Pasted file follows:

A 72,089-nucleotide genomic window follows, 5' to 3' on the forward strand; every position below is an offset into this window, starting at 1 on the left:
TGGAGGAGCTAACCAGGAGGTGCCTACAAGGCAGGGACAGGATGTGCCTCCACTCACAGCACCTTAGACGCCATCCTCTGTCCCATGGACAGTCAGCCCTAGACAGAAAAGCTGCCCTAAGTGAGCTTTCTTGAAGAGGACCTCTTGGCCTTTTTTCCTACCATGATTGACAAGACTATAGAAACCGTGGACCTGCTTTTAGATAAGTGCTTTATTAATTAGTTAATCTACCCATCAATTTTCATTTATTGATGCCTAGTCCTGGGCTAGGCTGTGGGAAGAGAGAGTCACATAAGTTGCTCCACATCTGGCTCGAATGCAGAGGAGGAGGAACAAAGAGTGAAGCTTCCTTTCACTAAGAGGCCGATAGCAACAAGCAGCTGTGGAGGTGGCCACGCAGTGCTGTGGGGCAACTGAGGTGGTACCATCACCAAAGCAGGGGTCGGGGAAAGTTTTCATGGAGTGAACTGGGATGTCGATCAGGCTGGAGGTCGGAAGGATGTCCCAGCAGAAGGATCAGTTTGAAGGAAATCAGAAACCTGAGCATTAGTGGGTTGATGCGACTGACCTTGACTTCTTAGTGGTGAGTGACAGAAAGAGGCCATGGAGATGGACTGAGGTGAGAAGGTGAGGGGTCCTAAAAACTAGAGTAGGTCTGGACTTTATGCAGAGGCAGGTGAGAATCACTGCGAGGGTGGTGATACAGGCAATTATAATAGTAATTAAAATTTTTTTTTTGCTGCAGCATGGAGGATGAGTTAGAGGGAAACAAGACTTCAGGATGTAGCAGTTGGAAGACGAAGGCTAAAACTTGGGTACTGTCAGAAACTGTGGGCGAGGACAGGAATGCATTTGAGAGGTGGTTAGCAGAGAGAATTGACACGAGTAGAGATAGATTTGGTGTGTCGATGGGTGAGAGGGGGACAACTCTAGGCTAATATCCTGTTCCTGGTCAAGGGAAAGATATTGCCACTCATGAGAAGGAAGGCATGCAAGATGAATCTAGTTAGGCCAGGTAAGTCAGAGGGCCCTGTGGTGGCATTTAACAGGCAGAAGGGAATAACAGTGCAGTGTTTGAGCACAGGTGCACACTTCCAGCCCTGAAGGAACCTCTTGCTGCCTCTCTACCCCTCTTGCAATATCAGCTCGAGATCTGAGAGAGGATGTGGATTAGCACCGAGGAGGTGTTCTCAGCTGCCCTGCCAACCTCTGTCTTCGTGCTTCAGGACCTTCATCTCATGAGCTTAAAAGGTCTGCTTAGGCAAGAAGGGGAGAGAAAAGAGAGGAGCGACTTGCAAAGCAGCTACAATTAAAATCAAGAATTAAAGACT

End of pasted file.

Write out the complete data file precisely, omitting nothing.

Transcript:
A 72,089-nucleotide genomic window follows, 5' to 3' on the forward strand; every position below is an offset into this window, starting at 1 on the left:
TGGAGGAGCTAACCAGGAGGTGCCTACAAGGCAGGGACAGGATGTGCCTCCACTCACAGCACCTTAGACGCCATCCTCTGTCCCATGGACAGTCAGCCCTAGACAGAAAAGCTGCCCTAAGTGAGCTTTCTTGAAGAGGACCTCTTGGCCTTTTTTCCTACCATGATTGACAAGACTATAGAAACCGTGGACCTGCTTTTAGATAAGTGCTTTATTAATTAGTTAATCTACCCATCAATTTTCATTTATTGATGCCTAGTCCTGGGCTAGGCTGTGGGAAGAGAGAGTCACATAAGTTGCTCCACATCTGGCTCGAATGCAGAGGAGGAGGAACAAAGAGTGAAGCTTCCTTTCACTAAGAGGCCGATAGCAACAAGCAGCTGTGGAGGTGGCCACGCAGTGCTGTGGGGCAACTGAGGTGGTACCATCACCAAAGCAGGGGTCGGGGAAAGTTTTCATGGAGTGAACTGGGATGTCGATCAGGCTGGAGGTCGGAAGGATGTCCCAGCAGAAGGATCAGTTTGAAGGAAATCAGAAACCTGAGCATTAGTGGGTTGATGCGACTGACCTTGACTTCTTAGTGGTGAGTGACAGAAAGAGGCCATGGAGATGGACTGAGGTGAGAAGGTGAGGGGTCCTAAAAACTAGAGTAGGTCTGGACTTTATGCAGAGGCAGGTGAGAATCACTGCGAGGGTGGTGATACAGGCAATTATAATAGTAATTAAAATTTTTTTTTTGCTGCAGCATGGAGGATGAGTTAGAGGGAAACAAGACTTCAGGATGTAGCAGTTGGAAGACGAAGGCTAAAACTTGGGTACTGTCAGAAACTGTGGGCGAGGACAGGAATGCATTTGAGAGGTGGTTAGCAGAGAGAATTGACACGAGTAGAGATAGATTTGGTGTGTCGATGGGTGAGAGGGGGACAACTCTAGGCTAATATCCTGTTCCTGGTCAAGGGAAAGATATTGCCACTCATGAGAAGGAAGGCATGCAAGATGAATCTAGTTAGGCCAGGTAAGTCAGAGGGCCCTGTGGTGGCATTTAACAGGCAGAAGGGAATAACAGTGCAGTGTTTGAGCACAGGTGCACACTTCCAGCCCTGAAGGAACCTCTTGCTGCCTCTCTACCCCTCTTGCAATATCAGCTCGAGATCTGAGAGAGGATGTGGATTAGCACCGAGGAGGTGTTCTCAGCTGCCCTGCCAACCTCTGTCTTCGTGCTTCAGGACCTTCATCTCATGAGCTTAAAAGGTCTGCTTAGGCAAGAAGGGGAGAGAAAAGAGAGGAGCGACTTGCAAAGCAGCTACAATTAAAATCAAGAATTAAAGACT